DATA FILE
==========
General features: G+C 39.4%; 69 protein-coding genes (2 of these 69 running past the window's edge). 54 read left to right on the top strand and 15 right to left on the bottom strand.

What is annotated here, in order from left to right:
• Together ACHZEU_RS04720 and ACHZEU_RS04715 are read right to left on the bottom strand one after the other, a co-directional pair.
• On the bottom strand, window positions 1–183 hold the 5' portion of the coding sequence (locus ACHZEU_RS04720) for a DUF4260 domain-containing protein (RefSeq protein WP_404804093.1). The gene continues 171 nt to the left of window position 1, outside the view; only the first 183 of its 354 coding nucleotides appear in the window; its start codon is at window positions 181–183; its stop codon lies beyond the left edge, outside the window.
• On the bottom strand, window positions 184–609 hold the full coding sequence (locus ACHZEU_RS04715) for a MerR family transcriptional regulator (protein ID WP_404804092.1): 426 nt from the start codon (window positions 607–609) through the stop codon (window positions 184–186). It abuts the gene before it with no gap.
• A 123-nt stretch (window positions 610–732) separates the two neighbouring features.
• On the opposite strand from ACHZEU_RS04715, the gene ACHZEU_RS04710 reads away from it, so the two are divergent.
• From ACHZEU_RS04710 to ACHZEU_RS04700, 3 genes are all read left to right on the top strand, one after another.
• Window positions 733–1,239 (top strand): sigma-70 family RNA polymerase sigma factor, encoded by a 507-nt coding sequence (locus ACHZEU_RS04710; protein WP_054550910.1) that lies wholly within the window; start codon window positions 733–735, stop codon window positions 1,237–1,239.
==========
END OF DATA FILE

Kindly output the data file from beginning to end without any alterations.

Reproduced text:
General features: G+C 39.4%; 69 protein-coding genes (2 of these 69 running past the window's edge). 54 read left to right on the top strand and 15 right to left on the bottom strand.

What is annotated here, in order from left to right:
• Together ACHZEU_RS04720 and ACHZEU_RS04715 are read right to left on the bottom strand one after the other, a co-directional pair.
• On the bottom strand, window positions 1–183 hold the 5' portion of the coding sequence (locus ACHZEU_RS04720) for a DUF4260 domain-containing protein (RefSeq protein WP_404804093.1). The gene continues 171 nt to the left of window position 1, outside the view; only the first 183 of its 354 coding nucleotides appear in the window; its start codon is at window positions 181–183; its stop codon lies beyond the left edge, outside the window.
• On the bottom strand, window positions 184–609 hold the full coding sequence (locus ACHZEU_RS04715) for a MerR family transcriptional regulator (protein ID WP_404804092.1): 426 nt from the start codon (window positions 607–609) through the stop codon (window positions 184–186). It abuts the gene before it with no gap.
• A 123-nt stretch (window positions 610–732) separates the two neighbouring features.
• On the opposite strand from ACHZEU_RS04715, the gene ACHZEU_RS04710 reads away from it, so the two are divergent.
• From ACHZEU_RS04710 to ACHZEU_RS04700, 3 genes are all read left to right on the top strand, one after another.
• Window positions 733–1,239 (top strand): sigma-70 family RNA polymerase sigma factor, encoded by a 507-nt coding sequence (locus ACHZEU_RS04710; protein WP_054550910.1) that lies wholly within the window; start codon window positions 733–735, stop codon window positions 1,237–1,239.